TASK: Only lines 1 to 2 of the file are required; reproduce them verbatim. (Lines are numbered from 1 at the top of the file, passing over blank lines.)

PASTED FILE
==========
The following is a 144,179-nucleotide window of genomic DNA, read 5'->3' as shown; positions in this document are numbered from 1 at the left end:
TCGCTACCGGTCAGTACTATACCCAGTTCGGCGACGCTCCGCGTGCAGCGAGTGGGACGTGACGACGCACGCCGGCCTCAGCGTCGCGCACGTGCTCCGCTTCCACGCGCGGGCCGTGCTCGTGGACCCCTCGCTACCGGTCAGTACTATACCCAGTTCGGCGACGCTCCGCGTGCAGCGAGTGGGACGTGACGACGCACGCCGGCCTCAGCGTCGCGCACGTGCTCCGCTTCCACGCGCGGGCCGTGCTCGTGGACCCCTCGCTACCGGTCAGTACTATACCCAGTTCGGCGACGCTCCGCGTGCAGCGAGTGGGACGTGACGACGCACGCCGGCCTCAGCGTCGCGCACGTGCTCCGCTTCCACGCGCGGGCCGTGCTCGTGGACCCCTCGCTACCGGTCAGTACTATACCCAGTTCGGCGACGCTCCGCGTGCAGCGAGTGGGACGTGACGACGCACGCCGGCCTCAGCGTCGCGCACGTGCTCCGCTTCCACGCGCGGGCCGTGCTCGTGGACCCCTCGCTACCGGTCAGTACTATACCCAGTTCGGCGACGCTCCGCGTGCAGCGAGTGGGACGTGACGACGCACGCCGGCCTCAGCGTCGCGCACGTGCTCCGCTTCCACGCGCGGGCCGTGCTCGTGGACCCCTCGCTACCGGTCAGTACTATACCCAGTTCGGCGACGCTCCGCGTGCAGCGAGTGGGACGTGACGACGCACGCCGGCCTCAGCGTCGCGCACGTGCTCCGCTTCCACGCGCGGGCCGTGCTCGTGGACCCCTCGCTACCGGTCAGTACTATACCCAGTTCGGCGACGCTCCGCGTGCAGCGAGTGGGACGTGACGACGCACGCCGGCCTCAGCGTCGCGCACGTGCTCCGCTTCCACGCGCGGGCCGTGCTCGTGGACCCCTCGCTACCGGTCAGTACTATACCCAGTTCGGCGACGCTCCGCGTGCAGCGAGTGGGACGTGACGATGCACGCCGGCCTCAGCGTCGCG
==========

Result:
The following is a 144,179-nucleotide window of genomic DNA, read 5'->3' as shown; positions in this document are numbered from 1 at the left end:
TCGCTACCGGTCAGTACTATACCCAGTTCGGCGACGCTCCGCGTGCAGCGAGTGGGACGTGACGACGCACGCCGGCCTCAGCGTCGCGCACGTGCTCCGCTTCCACGCGCGGGCCGTGCTCGTGGACCCCTCGCTACCGGTCAGTACTATACCCAGTTCGGCGACGCTCCGCGTGCAGCGAGTGGGACGTGACGACGCACGCCGGCCTCAGCGTCGCGCACGTGCTCCGCTTCCACGCGCGGGCCGTGCTCGTGGACCCCTCGCTACCGGTCAGTACTATACCCAGTTCGGCGACGCTCCGCGTGCAGCGAGTGGGACGTGACGACGCACGCCGGCCTCAGCGTCGCGCACGTGCTCCGCTTCCACGCGCGGGCCGTGCTCGTGGACCCCTCGCTACCGGTCAGTACTATACCCAGTTCGGCGACGCTCCGCGTGCAGCGAGTGGGACGTGACGACGCACGCCGGCCTCAGCGTCGCGCACGTGCTCCGCTTCCACGCGCGGGCCGTGCTCGTGGACCCCTCGCTACCGGTCAGTACTATACCCAGTTCGGCGACGCTCCGCGTGCAGCGAGTGGGACGTGACGACGCACGCCGGCCTCAGCGTCGCGCACGTGCTCCGCTTCCACGCGCGGGCCGTGCTCGTGGACCCCTCGCTACCGGTCAGTACTATACCCAGTTCGGCGACGCTCCGCGTGCAGCGAGTGGGACGTGACGACGCACGCCGGCCTCAGCGTCGCGCACGTGCTCCGCTTCCACGCGCGGGCCGTGCTCGTGGACCCCTCGCTACCGGTCAGTACTATACCCAGTTCGGCGACGCTCCGCGTGCAGCGAGTGGGACGTGACGACGCACGCCGGCCTCAGCGTCGCGCACGTGCTCCGCTTCCACGCGCGGGCCGTGCTCGTGGACCCCTCGCTACCGGTCAGTACTATACCCAGTTCGGCGACGCTCCGCGTGCAGCGAGTGGGACGTGACGATGCACGCCGGCCTCAGCGTCGCG